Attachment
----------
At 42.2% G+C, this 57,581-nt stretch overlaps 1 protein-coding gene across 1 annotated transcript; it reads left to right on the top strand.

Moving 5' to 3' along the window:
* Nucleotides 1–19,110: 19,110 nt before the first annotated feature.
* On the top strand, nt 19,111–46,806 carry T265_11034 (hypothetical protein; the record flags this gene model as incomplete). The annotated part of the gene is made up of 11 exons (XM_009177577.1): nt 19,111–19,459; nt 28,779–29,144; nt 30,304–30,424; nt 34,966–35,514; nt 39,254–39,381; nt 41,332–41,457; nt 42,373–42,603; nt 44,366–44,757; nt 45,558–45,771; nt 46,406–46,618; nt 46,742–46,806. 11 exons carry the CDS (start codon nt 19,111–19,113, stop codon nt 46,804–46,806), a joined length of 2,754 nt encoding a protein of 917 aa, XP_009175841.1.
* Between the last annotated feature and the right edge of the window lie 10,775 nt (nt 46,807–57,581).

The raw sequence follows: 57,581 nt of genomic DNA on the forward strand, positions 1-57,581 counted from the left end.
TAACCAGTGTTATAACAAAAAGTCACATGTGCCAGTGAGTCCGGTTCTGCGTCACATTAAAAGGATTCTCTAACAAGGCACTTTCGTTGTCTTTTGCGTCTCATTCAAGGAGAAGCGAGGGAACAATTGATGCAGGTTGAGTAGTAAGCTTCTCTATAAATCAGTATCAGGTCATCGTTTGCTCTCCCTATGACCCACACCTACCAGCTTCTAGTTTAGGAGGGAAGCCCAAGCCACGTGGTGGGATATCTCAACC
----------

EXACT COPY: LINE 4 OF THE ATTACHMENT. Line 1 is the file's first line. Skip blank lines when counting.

* On the top strand, nt 19,111–46,806 carry T265_11034 (hypothetical protein; the record flags this gene model as incomplete). The annotated part of the gene is made up of 11 exons (XM_009177577.1): nt 19,111–19,459; nt 28,779–29,144; nt 30,304–30,424; nt 34,966–35,514; nt 39,254–39,381; nt 41,332–41,457; nt 42,373–42,603; nt 44,366–44,757; nt 45,558–45,771; nt 46,406–46,618; nt 46,742–46,806. 11 exons carry the CDS (start codon nt 19,111–19,113, stop codon nt 46,804–46,806), a joined length of 2,754 nt encoding a protein of 917 aa, XP_009175841.1.